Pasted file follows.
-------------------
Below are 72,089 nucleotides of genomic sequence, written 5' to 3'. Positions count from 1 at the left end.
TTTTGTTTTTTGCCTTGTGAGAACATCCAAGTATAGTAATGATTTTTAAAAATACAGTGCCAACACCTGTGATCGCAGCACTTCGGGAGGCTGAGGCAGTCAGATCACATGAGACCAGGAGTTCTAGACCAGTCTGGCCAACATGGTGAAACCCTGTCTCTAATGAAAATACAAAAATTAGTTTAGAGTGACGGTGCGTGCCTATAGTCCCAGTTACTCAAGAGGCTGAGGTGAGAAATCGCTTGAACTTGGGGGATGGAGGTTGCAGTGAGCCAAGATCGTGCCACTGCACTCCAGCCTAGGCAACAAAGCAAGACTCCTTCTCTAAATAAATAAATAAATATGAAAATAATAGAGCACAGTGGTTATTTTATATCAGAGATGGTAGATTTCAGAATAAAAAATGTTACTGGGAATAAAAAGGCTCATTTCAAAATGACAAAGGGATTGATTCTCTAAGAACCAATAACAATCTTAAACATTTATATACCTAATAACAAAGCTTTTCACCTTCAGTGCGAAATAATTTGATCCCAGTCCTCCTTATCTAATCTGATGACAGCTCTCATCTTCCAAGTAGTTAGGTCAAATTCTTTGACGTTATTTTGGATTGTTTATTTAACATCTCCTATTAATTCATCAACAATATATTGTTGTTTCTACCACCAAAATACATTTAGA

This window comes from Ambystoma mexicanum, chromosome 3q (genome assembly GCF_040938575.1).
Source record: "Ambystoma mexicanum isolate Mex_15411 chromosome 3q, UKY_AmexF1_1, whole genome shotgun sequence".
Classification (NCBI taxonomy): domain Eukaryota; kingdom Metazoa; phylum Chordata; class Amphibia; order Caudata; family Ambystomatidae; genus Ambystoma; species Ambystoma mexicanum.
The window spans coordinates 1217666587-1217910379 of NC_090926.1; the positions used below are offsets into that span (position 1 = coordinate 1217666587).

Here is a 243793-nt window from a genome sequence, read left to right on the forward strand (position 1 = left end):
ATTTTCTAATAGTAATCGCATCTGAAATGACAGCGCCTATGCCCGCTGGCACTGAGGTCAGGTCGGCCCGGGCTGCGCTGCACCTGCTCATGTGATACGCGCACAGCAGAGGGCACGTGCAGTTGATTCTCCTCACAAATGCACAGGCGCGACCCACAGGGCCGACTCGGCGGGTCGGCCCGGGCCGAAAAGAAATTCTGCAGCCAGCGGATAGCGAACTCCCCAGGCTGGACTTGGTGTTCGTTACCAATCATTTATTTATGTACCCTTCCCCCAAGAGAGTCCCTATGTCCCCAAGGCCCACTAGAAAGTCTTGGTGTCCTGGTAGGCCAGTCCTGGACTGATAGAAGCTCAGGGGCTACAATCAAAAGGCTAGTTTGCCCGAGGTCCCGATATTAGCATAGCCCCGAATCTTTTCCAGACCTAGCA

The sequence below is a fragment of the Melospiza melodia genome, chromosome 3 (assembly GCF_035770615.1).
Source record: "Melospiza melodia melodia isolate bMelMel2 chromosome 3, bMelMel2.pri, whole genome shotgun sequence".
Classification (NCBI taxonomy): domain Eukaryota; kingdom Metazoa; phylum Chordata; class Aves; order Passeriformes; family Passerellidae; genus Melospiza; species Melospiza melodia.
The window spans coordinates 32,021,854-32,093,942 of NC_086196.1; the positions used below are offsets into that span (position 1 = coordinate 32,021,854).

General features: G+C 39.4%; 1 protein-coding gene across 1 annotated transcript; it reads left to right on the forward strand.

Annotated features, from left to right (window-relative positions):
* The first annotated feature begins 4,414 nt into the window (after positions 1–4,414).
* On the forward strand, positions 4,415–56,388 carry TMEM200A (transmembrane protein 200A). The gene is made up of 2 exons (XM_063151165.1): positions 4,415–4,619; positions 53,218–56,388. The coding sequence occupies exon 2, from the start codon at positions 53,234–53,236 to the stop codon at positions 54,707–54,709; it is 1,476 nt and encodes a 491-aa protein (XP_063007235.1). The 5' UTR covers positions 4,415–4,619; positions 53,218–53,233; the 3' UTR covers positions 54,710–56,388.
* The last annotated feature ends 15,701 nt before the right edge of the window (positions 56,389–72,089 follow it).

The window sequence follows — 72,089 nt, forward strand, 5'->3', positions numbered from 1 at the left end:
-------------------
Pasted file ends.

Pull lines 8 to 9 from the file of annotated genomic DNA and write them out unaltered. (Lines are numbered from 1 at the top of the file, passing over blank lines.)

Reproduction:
ATTTTCTAATAGTAATCGCATCTGAAATGACAGCGCCTATGCCCGCTGGCACTGAGGTCAGGTCGGCCCGGGCTGCGCTGCACCTGCTCATGTGATACGCGCACAGCAGAGGGCACGTGCAGTTGATTCTCCTCACAAATGCACAGGCGCGACCCACAGGGCCGACTCGGCGGGTCGGCCCGGGCCGAAAAGAAATTCTGCAGCCAGCGGATAGCGAACTCCCCAGGCTGGACTTGGTGTTCGTTACCAATCATTTATTTATGTACCCTTCCCCCAAGAGAGTCCCTATGTCCCCAAGGCCCACTAGAAAGTCTTGGTGTCCTGGTAGGCCAGTCCTGGACTGATAGAAGCTCAGGGGCTACAATCAAAAGGCTAGTTTGCCCGAGGTCCCGATATTAGCATAGCCCCGAATCTTTTCCAGACCTAGCA

The sequence below is a fragment of the Melospiza melodia genome, chromosome 3 (assembly GCF_035770615.1).